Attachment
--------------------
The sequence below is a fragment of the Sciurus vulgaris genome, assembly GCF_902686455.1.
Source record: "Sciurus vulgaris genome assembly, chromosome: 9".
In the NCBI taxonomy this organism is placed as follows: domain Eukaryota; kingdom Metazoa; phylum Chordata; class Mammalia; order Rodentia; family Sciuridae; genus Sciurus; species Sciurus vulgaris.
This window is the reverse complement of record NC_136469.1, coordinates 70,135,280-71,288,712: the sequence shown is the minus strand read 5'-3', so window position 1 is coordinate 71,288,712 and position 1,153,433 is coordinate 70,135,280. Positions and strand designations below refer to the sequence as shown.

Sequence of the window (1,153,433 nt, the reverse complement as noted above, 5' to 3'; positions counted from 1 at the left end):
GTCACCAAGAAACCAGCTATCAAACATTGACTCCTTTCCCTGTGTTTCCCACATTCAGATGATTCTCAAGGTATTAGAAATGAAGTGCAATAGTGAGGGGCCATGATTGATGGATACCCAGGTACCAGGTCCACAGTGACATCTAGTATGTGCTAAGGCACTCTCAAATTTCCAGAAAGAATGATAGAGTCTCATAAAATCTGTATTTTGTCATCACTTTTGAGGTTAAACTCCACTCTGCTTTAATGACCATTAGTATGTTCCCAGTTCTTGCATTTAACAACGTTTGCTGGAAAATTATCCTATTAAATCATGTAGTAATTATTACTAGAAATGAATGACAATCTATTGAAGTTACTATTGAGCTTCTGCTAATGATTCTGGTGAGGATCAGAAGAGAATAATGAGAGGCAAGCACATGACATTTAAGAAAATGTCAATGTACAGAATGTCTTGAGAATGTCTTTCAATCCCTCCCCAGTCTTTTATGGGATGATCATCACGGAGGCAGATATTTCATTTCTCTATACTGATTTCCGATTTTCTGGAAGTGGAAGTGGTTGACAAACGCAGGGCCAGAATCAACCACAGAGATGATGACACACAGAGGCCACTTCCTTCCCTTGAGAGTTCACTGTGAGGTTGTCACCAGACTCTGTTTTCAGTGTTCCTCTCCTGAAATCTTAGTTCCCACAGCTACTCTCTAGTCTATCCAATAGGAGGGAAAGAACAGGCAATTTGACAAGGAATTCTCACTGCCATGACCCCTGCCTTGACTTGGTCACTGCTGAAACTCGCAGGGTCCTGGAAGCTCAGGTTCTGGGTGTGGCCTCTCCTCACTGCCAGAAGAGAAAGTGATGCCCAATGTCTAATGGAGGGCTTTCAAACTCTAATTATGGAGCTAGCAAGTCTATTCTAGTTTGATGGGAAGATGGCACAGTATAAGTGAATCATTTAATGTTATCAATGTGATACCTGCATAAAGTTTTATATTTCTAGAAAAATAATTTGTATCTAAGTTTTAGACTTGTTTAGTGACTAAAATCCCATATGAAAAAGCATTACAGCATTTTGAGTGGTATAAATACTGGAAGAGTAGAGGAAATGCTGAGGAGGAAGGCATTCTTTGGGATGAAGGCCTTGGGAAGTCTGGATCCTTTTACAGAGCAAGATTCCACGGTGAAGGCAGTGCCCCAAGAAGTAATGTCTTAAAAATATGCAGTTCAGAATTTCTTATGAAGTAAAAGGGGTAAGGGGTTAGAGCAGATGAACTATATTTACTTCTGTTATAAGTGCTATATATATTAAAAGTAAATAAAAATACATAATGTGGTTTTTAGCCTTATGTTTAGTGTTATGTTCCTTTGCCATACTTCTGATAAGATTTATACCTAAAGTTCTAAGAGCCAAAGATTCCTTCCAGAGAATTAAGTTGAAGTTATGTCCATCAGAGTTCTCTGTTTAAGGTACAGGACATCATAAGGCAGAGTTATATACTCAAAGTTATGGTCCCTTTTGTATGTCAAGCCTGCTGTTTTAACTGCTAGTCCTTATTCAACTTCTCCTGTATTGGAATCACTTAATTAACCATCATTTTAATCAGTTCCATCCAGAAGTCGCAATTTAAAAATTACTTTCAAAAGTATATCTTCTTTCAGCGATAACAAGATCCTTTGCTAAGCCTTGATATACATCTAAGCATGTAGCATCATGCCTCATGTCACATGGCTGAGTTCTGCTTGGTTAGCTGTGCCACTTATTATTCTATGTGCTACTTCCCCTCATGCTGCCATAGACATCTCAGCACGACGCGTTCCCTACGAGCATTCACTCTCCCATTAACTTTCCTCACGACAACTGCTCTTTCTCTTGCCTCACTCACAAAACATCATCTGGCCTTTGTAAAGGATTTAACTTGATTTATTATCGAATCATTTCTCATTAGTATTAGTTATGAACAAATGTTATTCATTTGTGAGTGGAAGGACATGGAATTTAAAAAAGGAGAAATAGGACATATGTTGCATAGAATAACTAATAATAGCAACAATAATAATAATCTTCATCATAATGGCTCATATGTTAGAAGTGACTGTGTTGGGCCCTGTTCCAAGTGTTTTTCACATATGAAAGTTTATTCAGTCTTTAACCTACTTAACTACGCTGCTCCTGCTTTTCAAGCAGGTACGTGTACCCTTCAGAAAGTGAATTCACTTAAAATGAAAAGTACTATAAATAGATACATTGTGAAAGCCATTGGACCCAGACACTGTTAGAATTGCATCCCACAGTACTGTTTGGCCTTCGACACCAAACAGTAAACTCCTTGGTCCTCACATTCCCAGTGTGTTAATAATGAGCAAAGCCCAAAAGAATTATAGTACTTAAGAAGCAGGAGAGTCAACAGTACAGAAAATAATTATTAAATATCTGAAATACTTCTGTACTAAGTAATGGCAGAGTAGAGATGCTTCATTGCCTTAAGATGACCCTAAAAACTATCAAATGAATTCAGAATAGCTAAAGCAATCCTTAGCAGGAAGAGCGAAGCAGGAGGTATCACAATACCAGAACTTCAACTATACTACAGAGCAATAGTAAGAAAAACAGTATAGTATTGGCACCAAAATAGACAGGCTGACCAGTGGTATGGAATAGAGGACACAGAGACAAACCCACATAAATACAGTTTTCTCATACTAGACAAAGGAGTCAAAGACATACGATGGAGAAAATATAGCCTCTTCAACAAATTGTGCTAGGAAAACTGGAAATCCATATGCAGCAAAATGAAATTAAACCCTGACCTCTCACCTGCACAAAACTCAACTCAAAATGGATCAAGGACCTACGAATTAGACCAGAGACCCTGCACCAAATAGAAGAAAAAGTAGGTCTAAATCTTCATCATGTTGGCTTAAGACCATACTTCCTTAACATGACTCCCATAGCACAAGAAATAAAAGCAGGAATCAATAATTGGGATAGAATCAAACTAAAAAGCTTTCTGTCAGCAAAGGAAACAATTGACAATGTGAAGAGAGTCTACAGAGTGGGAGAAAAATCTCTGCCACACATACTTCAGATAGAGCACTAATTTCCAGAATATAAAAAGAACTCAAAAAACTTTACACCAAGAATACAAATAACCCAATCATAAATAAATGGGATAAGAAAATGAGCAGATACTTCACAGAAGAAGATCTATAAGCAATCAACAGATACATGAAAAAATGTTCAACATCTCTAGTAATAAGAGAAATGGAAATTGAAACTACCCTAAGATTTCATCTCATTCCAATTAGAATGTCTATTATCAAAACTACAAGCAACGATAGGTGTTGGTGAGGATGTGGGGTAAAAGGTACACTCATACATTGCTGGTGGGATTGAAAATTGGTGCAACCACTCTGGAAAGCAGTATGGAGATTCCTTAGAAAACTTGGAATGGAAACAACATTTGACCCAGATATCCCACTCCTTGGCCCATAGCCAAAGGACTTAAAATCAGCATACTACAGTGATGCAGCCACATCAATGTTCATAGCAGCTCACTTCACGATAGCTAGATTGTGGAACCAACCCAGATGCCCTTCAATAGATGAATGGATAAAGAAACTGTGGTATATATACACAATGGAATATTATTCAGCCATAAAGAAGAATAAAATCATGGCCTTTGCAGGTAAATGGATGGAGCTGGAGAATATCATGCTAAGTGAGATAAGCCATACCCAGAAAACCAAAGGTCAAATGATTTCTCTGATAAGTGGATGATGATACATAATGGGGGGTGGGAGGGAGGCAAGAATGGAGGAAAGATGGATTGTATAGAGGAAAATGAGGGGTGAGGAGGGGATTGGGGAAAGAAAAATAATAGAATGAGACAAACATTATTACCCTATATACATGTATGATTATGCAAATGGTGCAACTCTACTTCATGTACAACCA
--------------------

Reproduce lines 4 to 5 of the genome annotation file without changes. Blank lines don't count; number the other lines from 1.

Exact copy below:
This window is the reverse complement of record NC_136469.1, coordinates 70,135,280-71,288,712: the sequence shown is the minus strand read 5'-3', so window position 1 is coordinate 71,288,712 and position 1,153,433 is coordinate 70,135,280. Positions and strand designations below refer to the sequence as shown.

Sequence of the window (1,153,433 nt, the reverse complement as noted above, 5' to 3'; positions counted from 1 at the left end):